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Innovation guidelines for managers (HBR)

Great article in the October 2008 edition of Harvard Business Review.

Creativity and the role of the leader by Teresa M. Amabile and Mukti Khaire.

If you're looking to enhance creativity and boost innovation…

1. Remember that you're not the sole fount of ideas.

2. Enable collaboration.

3. Enhance diversity.

4. Map the stages of creativity and tend to their different needs.

5. Accept the inevitability and utility of failure.

6. Motivate with intellectual challenge.

There's a whole lot more in the article, which pulls together the insights of 100 innovation leaders and gurus.

Book review: Be remarkable with the Encore Effect

The Encore Effect: How To Achieve Remarkable Performance In Anything You Do

By Mark Sanborn

Doubleday, $18.95

We spent Thanksgiving at Clevelands House and got a long weekend worth of the Encore Effect.

The end of season pilgrimage to cottage country is a family tradition.

This year may have been the best yet thanks to some remarkable staff.

Lucy, our Aussie server, was always cheerful, never obtrusive and had our kids' names memorized after our first meal.

Gus bent the rules, reopened the resort's boat house Monday afternoon and made sure our family had our first ever canoe trip.

Vera gladly accepted my son's offer to help make the beds while learning all about his school, his friends and teachers, the family cat and his plans to wear his big sister's princess dress on Halloween.

Jenna and the camp counsellors won the affection of my son and held the attention of a posse of smitten boys.

And there was the front desk staffer who slipped us her lighter so we could have a Monday night bonfire on the shore of Lake Rosseau and discover just how fast warm blankets and the snap and crackle of burning firewood can put kids to sleep.

Without fail and for the whole weekend, everyone went out of their way to make us feel welcome in the heart of the Muskokas.

So what about your organization? And how about you? When was the last time you did something remarkable?

We're always performing, whether at work, at home or out in the community.

"All of us are called on to be 'on' all the time — to give our best performance as individuals, spouses, parents, employees or bosses," says author and business speaker Mark Sanborn.

"Whatever stage we find ourselves on, most of us are called on to perform every day. We need to be remarkable, regardless of how we feel." Every day is game day. Every moment is an opportunity to shine.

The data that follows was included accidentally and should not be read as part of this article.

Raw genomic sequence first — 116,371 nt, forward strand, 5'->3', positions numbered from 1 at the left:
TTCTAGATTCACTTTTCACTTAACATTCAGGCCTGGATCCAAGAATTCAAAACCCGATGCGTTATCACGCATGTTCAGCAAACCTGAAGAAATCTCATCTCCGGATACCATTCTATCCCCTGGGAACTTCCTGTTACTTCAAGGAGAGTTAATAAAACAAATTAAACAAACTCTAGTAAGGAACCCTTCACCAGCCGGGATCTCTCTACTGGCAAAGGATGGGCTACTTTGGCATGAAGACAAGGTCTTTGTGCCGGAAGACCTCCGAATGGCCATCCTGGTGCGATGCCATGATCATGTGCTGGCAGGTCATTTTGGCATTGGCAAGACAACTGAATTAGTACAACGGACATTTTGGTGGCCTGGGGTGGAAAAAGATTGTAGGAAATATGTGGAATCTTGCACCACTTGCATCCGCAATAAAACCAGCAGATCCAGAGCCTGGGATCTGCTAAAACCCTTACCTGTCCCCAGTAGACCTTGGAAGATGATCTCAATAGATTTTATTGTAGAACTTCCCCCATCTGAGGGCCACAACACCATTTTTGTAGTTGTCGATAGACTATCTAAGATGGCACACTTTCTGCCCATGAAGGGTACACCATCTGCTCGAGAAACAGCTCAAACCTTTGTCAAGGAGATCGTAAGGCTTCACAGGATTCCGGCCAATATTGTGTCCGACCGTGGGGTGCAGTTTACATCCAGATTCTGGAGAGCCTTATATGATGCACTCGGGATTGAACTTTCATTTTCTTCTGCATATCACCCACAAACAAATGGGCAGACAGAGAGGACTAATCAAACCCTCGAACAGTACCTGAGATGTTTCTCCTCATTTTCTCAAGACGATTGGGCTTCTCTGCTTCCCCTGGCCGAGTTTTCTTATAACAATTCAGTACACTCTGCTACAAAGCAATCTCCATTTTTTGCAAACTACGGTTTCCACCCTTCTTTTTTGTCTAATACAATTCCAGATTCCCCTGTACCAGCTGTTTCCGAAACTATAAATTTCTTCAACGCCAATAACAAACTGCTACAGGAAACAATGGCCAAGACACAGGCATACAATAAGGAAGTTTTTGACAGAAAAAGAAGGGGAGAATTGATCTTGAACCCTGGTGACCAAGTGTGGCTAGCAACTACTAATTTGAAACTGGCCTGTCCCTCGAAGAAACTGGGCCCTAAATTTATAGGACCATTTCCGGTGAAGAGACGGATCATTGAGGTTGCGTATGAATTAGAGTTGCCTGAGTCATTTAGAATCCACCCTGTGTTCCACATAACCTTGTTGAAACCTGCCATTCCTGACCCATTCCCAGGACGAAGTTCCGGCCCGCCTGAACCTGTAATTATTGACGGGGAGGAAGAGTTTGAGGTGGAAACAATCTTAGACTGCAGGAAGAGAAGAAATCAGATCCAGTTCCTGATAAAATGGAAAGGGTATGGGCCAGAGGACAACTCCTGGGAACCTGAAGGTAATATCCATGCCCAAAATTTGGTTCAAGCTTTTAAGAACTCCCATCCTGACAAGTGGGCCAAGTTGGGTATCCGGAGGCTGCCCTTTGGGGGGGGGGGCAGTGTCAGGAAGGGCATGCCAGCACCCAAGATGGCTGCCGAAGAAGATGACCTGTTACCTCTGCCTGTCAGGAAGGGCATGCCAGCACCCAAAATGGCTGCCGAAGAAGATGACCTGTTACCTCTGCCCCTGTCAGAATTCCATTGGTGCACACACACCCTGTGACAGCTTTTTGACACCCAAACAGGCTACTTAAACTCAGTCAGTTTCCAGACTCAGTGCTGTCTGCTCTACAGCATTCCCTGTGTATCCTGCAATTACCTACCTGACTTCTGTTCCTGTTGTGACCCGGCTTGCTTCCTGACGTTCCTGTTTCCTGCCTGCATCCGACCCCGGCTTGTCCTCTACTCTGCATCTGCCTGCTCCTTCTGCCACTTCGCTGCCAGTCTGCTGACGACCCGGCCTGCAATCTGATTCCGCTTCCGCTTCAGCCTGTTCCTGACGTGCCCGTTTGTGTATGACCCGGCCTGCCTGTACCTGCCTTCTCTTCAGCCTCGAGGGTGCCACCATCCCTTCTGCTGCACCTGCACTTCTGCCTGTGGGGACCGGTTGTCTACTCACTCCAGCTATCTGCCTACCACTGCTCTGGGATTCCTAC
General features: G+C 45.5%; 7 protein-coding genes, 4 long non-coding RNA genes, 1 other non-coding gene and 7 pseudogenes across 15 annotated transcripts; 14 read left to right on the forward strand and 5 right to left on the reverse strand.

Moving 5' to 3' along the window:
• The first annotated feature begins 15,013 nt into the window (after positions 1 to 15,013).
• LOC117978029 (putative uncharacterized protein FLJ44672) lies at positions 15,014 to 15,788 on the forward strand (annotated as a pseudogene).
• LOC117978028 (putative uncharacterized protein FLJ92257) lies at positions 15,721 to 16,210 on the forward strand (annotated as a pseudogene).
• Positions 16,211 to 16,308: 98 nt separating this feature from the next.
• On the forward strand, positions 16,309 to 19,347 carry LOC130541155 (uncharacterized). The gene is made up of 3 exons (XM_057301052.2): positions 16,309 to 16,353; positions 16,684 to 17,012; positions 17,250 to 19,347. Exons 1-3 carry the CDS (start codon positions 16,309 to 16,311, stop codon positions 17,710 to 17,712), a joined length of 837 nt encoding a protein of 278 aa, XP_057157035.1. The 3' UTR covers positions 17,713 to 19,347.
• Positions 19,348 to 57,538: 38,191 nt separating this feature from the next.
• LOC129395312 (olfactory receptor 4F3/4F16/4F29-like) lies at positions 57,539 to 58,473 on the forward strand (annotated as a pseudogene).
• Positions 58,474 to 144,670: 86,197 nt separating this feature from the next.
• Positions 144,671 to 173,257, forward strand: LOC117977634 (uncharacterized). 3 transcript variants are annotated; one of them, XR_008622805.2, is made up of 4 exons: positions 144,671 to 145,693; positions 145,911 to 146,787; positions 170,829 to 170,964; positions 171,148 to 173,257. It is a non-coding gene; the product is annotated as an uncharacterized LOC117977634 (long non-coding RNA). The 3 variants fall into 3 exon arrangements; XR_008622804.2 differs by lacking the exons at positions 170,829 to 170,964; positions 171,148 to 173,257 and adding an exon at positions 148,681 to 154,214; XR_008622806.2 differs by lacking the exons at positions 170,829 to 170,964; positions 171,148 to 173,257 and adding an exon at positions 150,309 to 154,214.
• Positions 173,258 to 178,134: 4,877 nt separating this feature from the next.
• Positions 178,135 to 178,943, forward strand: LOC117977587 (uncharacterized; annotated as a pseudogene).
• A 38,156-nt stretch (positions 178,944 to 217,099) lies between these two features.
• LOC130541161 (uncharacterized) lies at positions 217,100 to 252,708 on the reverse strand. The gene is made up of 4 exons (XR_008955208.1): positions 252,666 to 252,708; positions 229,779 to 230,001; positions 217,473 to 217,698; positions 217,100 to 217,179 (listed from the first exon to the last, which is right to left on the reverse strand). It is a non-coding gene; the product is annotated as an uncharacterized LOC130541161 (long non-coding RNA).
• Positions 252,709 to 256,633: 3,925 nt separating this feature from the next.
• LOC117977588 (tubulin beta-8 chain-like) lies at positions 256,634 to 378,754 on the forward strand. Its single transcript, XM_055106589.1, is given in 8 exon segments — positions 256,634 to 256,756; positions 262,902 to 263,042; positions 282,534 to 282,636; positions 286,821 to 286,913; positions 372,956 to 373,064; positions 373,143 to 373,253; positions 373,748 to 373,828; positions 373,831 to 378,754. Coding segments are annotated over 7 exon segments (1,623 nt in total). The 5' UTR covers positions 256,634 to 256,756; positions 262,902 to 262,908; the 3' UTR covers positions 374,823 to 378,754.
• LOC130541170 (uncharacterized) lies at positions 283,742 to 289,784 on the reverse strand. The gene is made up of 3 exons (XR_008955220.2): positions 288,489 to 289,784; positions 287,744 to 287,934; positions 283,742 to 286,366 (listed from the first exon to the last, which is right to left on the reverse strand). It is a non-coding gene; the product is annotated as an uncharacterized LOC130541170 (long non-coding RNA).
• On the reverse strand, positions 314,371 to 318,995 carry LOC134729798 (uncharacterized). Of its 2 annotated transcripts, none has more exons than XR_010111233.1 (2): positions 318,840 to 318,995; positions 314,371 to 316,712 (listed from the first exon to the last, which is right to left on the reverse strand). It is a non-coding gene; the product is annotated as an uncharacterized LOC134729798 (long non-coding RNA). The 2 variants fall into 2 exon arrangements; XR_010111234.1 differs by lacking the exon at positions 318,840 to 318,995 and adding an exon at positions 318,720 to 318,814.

A remarkable performance moves us to act. Or makes us feel good. Causes us to laugh. Or stimulates us to think. Score on one or more of these counts and you can change lives.

"When people constantly demand more and more of whatever it is you do, this is what I describe as the Encore Effect," says Sanborn. "I believe that a worthy goal in life is to have people shouting for more of whatever it is we do that is really important and matters to us. The world is desperately looking for people who make such a difference, who produce memorable results, who have a positive impact on others."

We have a choice. Be remarkable or be routine. Stand out or settle for being the best of the worst and the worst of the best. Get the job done or get the job done in a show-stopping remarkable way that leaves the impression there's a whole lot more yet to come.

The choice is obvious. "The problem is that average performance doesn't get you noticed. In the work world it doesn't lead to promotions or raises, and it doesn't create strong relationships and bonds. You want to be among the best of the best."

Your encore performance tells the world all about your level of commitment, your professionalism, your skills, values and character.

"Encore performers demonstrate that they know how to do what they do, that they've practised and perfected what they do, and that they still have a commitment to becoming better."

If you're looking to be remarkable, Sanborn has come up with a Performance Development Agenda where passion plus discipline plus action equals remarkable performance.

"I'm not suggesting that the PDA formula is going to change your life, at least overnight. But I do think it can become a useful mental road map that you can use to evaluate your choices and determine the actions and directions you're going to take."

To find your passion, ask yourself what you would love to spend the rest of your life doing? Passion invigorates, inspires, sustains, comforts, initiates, completes and enhances. Passionate people know for whom they're performing, they know how to perform remarkably, they know why they perform and they know what their performance needs to look like. "A result that is off by an inch today will be off by a mile in the future."